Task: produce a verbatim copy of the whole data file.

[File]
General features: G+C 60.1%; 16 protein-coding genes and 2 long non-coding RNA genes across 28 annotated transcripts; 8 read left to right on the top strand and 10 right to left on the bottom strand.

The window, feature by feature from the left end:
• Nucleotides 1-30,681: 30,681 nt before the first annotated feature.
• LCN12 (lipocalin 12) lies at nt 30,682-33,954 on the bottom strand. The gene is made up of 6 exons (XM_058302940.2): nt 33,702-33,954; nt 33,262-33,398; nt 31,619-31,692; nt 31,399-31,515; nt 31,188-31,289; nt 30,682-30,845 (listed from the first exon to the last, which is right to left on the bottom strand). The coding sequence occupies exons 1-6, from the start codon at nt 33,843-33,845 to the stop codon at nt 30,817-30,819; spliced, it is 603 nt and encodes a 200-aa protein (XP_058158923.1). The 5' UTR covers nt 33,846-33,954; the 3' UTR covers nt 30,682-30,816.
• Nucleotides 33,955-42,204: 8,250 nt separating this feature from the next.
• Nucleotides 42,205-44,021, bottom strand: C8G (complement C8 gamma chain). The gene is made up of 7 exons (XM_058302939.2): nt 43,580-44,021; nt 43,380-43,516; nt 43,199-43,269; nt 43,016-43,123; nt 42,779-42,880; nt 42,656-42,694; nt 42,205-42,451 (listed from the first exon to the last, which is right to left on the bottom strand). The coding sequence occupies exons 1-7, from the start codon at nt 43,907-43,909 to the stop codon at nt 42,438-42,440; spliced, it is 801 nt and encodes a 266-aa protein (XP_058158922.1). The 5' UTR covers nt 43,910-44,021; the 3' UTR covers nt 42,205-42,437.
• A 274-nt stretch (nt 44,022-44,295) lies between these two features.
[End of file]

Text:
General features: G+C 60.1%; 16 protein-coding genes and 2 long non-coding RNA genes across 28 annotated transcripts; 8 read left to right on the top strand and 10 right to left on the bottom strand.

The window, feature by feature from the left end:
• Nucleotides 1-30,681: 30,681 nt before the first annotated feature.
• LCN12 (lipocalin 12) lies at nt 30,682-33,954 on the bottom strand. The gene is made up of 6 exons (XM_058302940.2): nt 33,702-33,954; nt 33,262-33,398; nt 31,619-31,692; nt 31,399-31,515; nt 31,188-31,289; nt 30,682-30,845 (listed from the first exon to the last, which is right to left on the bottom strand). The coding sequence occupies exons 1-6, from the start codon at nt 33,843-33,845 to the stop codon at nt 30,817-30,819; spliced, it is 603 nt and encodes a 200-aa protein (XP_058158923.1). The 5' UTR covers nt 33,846-33,954; the 3' UTR covers nt 30,682-30,816.
• Nucleotides 33,955-42,204: 8,250 nt separating this feature from the next.
• Nucleotides 42,205-44,021, bottom strand: C8G (complement C8 gamma chain). The gene is made up of 7 exons (XM_058302939.2): nt 43,580-44,021; nt 43,380-43,516; nt 43,199-43,269; nt 43,016-43,123; nt 42,779-42,880; nt 42,656-42,694; nt 42,205-42,451 (listed from the first exon to the last, which is right to left on the bottom strand). The coding sequence occupies exons 1-7, from the start codon at nt 43,907-43,909 to the stop codon at nt 42,438-42,440; spliced, it is 801 nt and encodes a 266-aa protein (XP_058158922.1). The 5' UTR covers nt 43,910-44,021; the 3' UTR covers nt 42,205-42,437.
• A 274-nt stretch (nt 44,022-44,295) lies between these two features.